Roasted butternut, chickpea, & apricot pies

Roasted butternut, chickpea, and apricot pies

Roasted butternut, chickpea, and apricot pies

Malcolm is an owl and Isaac is a ghost bat. They’ve been home from school for two days and they’ve been wearing two-year-old halloween costumes most of that time. Like Max in his wolf suit, they’ve been bad. Like Max in his wolf suit, they’ve chased the dog around the house. A manic owl and a screaming bat. Or maybe it was the dark day of cold november rain and homework and no fun. Some of us tackled each other, some of us whined and shrieked, some of us yelled. We all feel bad about it now. This morning we had to get out, we had to leave the house.
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It’s a golden day. A wintery white-gold glowing day. Really the only leaves left on the trees are the golden ones, and they fall all around you in a bright shower. The boys flew out of the house, gleaming, a bat and an owl with fiendish expressions and madly flapping wings. They chased each other down to the towpath where fallen leaves of every color trail along the surface of the fast dark water like strings of christmas lights. Isaac loves this weather because he was born in this weather. I tell them about the day they were each born, unseasonably warm for November, unseasonably cool for July, both perfect perfect days. When we got to the part of the towpath where the trees have brown-paper leaves that smell like burnt sugar, a whole pack of teenage girls ran by. A track team, maybe. They were very serious, staring straight ahead. I know they know Malcolm, they’re not much older in actual chronology, but they didn’t say hello. He was quiet and thoughtful in his owl suit, for a minute or two. I thought nothing gold can stay, nothing gold can stay. And then he raced ahead after Isaac. Clio pulled me ahead and the boys fell behind, lost in serious conversation.
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I looked back at them, with their bright heads bent together, and I wondered what they were talking about. It was what they would do if somebody took Daddy and me away. They’d walk miles to Dad’s shop and get a bow and arrow. They’d buy a thousand nail guns. They’d save up their money for a paintball gun and fill it with pebbles. Then they’d find us somehow. We got to where we were going, a big field, and heavy indigo clouds rolled in, and the trees were bright like fire against the dark sky.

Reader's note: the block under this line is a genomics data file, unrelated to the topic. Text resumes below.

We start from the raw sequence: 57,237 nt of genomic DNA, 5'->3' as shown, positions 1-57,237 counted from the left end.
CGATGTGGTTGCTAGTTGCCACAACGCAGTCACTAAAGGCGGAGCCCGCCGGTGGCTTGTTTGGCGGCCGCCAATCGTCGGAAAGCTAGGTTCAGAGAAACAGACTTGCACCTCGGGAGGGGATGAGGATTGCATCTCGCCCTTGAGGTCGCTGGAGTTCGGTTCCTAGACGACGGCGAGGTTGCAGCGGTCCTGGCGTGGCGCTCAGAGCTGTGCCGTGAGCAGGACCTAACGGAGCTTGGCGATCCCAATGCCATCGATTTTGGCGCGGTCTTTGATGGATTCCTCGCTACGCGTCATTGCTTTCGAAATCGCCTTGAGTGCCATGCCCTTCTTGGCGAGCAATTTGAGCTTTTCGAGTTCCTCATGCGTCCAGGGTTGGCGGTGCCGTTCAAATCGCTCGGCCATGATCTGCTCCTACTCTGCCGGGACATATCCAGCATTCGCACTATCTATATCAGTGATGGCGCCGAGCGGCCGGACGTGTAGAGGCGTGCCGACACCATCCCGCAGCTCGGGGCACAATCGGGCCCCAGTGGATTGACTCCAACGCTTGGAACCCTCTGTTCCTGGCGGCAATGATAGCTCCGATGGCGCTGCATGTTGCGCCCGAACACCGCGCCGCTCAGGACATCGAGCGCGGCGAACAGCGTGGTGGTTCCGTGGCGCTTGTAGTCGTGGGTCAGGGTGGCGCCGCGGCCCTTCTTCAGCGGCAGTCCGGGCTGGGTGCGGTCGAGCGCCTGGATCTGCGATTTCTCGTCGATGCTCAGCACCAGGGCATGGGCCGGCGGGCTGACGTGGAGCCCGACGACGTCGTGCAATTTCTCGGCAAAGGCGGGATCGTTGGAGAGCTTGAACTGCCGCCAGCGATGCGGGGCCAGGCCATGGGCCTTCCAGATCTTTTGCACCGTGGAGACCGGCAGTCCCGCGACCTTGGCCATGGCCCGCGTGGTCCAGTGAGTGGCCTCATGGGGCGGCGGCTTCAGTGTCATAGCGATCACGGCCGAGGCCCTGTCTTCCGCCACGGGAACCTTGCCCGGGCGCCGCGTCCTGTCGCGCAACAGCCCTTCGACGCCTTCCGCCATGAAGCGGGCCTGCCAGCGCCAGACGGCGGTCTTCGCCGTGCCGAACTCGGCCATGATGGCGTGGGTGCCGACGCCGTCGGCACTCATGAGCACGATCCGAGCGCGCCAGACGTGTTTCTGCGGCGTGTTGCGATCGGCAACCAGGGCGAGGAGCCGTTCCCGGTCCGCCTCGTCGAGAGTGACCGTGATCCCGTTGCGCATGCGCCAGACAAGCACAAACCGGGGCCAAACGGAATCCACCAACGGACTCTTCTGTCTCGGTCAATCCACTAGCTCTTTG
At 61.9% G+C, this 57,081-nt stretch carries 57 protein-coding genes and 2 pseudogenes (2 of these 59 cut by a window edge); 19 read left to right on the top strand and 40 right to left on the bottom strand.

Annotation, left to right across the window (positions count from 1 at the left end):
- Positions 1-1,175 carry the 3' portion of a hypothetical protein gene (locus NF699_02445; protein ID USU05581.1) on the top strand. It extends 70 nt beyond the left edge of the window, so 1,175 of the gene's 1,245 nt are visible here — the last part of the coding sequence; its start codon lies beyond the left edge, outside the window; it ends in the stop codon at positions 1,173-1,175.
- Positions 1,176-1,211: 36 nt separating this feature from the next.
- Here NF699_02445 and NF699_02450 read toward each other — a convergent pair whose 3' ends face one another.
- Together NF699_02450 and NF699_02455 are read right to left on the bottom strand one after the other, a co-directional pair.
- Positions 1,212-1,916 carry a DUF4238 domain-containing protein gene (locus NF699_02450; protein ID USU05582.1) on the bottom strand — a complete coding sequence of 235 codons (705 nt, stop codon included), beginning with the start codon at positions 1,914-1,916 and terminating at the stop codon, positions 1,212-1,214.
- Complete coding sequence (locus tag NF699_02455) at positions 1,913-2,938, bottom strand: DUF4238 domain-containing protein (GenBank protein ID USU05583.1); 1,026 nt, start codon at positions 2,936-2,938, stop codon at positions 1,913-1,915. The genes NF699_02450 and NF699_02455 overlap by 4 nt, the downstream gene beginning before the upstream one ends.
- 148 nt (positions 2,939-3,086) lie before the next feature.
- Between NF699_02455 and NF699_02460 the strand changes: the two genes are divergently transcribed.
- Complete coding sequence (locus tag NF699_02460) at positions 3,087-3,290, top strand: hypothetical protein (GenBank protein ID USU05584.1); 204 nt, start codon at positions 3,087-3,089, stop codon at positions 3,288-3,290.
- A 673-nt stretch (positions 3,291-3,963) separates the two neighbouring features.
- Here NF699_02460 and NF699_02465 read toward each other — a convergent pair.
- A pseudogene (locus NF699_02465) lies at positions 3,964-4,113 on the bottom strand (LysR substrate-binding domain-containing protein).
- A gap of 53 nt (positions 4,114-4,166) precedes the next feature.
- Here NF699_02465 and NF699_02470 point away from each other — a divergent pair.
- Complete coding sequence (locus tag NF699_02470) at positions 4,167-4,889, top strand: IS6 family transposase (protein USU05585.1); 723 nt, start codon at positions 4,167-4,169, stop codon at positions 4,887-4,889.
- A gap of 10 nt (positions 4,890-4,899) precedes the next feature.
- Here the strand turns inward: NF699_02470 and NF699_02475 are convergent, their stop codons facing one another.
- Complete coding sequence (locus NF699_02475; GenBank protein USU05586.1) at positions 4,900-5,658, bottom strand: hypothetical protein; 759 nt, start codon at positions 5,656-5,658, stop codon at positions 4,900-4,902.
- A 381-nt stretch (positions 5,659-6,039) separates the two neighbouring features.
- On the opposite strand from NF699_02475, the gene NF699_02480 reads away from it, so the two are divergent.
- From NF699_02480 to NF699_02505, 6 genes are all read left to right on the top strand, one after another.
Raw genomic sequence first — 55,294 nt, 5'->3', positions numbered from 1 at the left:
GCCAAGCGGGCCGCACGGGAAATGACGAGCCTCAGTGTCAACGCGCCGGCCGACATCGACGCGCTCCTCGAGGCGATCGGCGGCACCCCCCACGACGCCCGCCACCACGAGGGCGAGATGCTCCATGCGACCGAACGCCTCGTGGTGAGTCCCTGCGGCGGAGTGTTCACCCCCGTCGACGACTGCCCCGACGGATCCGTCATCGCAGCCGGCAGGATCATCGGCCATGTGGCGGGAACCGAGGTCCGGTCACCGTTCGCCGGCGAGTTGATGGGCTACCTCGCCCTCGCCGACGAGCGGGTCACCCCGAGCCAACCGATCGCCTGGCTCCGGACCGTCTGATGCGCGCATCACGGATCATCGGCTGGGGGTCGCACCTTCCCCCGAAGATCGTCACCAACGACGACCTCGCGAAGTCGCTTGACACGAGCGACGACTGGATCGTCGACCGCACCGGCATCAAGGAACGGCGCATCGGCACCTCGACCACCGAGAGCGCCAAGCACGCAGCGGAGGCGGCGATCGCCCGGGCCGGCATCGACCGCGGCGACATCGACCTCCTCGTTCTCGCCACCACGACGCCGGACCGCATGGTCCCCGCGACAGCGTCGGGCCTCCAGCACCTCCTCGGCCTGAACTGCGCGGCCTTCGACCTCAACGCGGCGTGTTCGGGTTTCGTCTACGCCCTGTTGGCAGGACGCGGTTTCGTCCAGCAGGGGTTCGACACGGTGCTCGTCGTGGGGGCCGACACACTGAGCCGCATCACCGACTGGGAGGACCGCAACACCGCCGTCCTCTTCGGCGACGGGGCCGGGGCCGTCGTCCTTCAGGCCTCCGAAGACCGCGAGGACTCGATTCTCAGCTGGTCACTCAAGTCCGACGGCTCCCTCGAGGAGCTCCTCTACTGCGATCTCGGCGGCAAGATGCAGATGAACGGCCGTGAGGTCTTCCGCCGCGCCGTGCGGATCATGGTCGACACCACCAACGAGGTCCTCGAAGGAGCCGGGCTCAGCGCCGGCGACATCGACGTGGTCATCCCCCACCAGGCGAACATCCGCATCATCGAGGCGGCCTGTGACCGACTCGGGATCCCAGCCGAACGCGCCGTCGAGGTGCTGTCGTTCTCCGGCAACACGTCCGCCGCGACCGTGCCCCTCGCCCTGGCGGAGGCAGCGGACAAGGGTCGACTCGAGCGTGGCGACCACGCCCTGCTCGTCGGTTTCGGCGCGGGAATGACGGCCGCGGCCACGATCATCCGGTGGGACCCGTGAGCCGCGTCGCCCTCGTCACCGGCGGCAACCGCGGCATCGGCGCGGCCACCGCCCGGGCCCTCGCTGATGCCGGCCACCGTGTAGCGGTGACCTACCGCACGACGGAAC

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Everbody flew around the field, and Isaac gave me hugs to knock me over. His skin smells beautiful, like sunshine and summer. I told Malcolm it wouldn’t rain, but of course he was right and it did rain, a fine cold rain. Isaac put up his ghost bat hood. We made it home, and the boys filled the house with the scent of clementines while they waited for warm lunch. Just a bat and an owl sitting together and resting a moment, before they return to their dizzying flight.

Roasted butternut chickpea and apricot pies

Roasted butternut chickpea and apricot pies

My friend treefrogdemon (yes that is her real name) happened to mention that she ate a chicken and apricot pie. It sounded so good! I resolved at the time to try a version with chickpeas and apricots. And when it came right to it, I decided to add roasted butternut squash, pecans, sharp cheddar and some spices…ginger, nutmeg, coriander and allspice. The result is a pretty, tasty, autumnal pie. A nice holiday meal for vegetarians, I think!

Here’s Park Life, by Blur, because my boys are completely obsessed with it at the moment.

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Roasted butternut, pecan, & mushroom pies

Roasted butternut French lentil pies

Roasted butternut French lentil pies